A Glance At Some of the Young Talent Set to Shine at Tokyo Olympics and Paralympics

16th April 2021, London Aquatics Centre, London, England ; 2021 British Swimming Selection Trials

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A Glance At Some of the Young Talent Set to Shine at Tokyo Olympics and Paralympics

With less than a month until the Olympic flame lights up the Tokyo sky, most teams around the globe have finalized their rosters for the Games. While familiar faces are littered throughout many of the teams, there is an impressive crop of youngsters set to make their Olympic debuts.

It takes a certain kind of grit to claw one’s way to the Olympics. To do so at a young age is particularly noteworthy, as many squads feature veterans who have succeeded at previous international competitions. Still, some prodigies find a way to make it — much like Michael Phelps, who reached his first Olympic Games at 15.

Across the pond, 16-year-old Jacob Whittle is preparing to compete for Great Britain. Whittle is one of many young swimmers who benefited from the Games being delayed a year. While he had posted solid times, especially for his age, the extra year allowed him to solidify his place on Team GB.

At the 2021 British Swimming Selection Trials, Whittle posted a time of 48.76 in the 100-meter freestyle. That time is more than half a second quicker than Caeleb Dressel’s time at that age. Since Trials, the young Brit has managed to whittle his time down to 48.55. Whittle figures to play a key role on Great Britain’s 400 freestyle relay. If the teenager keeps up his development, he may find himself as one of the faces of the British team in the near future.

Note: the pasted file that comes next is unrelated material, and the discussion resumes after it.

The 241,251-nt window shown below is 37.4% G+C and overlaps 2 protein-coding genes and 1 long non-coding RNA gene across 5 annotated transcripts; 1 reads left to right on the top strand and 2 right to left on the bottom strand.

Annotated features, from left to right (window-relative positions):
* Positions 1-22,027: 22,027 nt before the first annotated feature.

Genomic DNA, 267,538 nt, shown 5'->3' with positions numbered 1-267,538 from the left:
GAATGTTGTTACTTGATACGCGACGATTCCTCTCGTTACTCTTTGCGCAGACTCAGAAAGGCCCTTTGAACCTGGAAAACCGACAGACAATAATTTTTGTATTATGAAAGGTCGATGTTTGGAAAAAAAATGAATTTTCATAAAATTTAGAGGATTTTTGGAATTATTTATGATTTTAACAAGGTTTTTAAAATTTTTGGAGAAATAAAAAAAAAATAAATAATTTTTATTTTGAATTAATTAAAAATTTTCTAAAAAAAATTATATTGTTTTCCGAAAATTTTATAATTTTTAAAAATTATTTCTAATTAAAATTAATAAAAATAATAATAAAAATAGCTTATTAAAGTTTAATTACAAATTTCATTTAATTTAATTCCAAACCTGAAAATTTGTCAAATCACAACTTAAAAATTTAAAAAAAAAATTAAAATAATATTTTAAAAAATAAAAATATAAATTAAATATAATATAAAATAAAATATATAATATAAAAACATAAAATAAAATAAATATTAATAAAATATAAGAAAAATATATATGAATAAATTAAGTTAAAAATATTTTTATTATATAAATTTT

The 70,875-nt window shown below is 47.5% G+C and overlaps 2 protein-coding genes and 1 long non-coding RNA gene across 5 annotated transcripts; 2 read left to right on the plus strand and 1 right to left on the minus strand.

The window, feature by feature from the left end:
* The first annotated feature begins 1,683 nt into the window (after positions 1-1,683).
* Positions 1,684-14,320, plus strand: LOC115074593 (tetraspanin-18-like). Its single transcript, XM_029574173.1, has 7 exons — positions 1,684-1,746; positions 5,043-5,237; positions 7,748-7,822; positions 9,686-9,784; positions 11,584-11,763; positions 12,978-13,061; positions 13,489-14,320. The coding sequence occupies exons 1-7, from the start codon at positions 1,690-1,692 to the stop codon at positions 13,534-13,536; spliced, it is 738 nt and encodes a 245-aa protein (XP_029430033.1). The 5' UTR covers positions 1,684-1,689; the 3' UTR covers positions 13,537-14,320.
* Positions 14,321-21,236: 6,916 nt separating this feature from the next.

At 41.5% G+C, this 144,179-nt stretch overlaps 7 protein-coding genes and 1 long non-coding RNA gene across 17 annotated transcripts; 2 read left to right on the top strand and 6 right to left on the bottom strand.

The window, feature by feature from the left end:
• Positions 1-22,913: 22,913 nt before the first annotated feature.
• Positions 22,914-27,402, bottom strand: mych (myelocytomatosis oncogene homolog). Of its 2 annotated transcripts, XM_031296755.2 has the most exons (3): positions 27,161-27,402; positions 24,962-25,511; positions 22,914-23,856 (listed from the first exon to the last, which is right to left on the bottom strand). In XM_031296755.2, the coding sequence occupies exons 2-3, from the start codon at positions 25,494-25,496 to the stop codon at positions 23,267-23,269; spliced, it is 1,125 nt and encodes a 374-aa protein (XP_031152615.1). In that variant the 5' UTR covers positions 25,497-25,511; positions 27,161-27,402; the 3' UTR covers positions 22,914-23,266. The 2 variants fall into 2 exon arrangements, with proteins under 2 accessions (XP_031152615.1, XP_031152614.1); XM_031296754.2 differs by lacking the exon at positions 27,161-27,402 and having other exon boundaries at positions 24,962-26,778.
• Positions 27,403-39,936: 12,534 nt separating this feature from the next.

Meanwhile, host nation Japan also has an impressive talent coming through in Ageha Tanigawa. The 18-year-old had a Trials to remember as she upset veteran Sakiko Shimizu to clinch Olympic qualification in the 400 individual medley. She was elated following the race.

“I still can’t believe it,” Tanigawa said to the media at the trials. “The Olympics have been a dream since I started swimming. I am so happy.”

The result was a notable surprise as Tanigawa’s personal best before the meet was almost a full second and a half slower. Her teammate, Yui Ohashi, is one of the favorites for gold coming into this Olympics. With a mentor like Ohashi, Tanigawa is only likely to improve.

While the Olympic Games will grab a majority of the attention and headlines, the Paralympics will feature plenty of young talent as well.

Isabella Vincent is a remarkable case of determination. Vincent, 15, has sacral agenesis which keeps her wheelchair bound. This cannot, however, keep her from getting in the pool. Vincent will be the youngest member of the Australian team heading to Tokyo this year, with her best events being the 100 and 400 freestyle.

A hydrotherapist was the springboard for Vincent’s swimming career, and around three years after beginning hydrotherapy, she’s heading to her first Paralympics. Due to her being unable to generate power from her legs, her training with Norwood Swimming Club has focused on developing upper body strength. In an interview with ABC Radio Adelaide, Vincent outlined her excitement heading into the Games.

“It will be my first time competing overseas, so that will be very different for me – not being able to bring my family to support me — but I’m grateful for the opportunity and I’m really excited because it’s completely different to any other racing I’ve done,” Vincent said.

Swimming at the Olympic Games will begin July 24 and end on August 1, while the Paralympics will have swimming events running from August 24 through September 5. For these athletes and many more young competitors, it will be a competition to remember.